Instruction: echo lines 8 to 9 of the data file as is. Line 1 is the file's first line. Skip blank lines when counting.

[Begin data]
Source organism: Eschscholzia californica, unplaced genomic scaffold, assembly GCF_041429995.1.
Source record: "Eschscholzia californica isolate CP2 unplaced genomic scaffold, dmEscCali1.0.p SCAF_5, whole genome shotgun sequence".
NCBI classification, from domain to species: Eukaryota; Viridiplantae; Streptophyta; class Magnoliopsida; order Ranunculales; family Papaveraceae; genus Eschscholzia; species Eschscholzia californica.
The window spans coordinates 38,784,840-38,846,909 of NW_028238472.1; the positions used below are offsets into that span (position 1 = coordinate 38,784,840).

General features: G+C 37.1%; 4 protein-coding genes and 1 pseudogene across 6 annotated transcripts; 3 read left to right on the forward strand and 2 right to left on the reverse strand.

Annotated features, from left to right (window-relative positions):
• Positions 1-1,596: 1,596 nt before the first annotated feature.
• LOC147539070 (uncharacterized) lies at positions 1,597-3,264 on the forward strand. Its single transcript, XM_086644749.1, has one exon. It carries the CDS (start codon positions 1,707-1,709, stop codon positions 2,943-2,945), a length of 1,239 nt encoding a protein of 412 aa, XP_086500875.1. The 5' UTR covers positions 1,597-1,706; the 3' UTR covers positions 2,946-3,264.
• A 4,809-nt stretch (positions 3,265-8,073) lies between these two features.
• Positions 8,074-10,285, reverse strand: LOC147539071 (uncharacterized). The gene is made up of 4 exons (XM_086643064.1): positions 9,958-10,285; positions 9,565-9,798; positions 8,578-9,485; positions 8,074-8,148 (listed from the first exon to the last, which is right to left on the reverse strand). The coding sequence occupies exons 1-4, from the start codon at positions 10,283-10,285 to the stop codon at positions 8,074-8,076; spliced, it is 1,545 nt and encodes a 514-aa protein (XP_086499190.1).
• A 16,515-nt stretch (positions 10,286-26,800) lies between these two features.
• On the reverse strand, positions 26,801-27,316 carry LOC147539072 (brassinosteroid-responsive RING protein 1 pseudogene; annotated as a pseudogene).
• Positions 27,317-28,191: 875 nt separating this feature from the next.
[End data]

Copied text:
• LOC147539070 (uncharacterized) lies at positions 1,597-3,264 on the forward strand. Its single transcript, XM_086644749.1, has one exon. It carries the CDS (start codon positions 1,707-1,709, stop codon positions 2,943-2,945), a length of 1,239 nt encoding a protein of 412 aa, XP_086500875.1. The 5' UTR covers positions 1,597-1,706; the 3' UTR covers positions 2,946-3,264.
• A 4,809-nt stretch (positions 3,265-8,073) lies between these two features.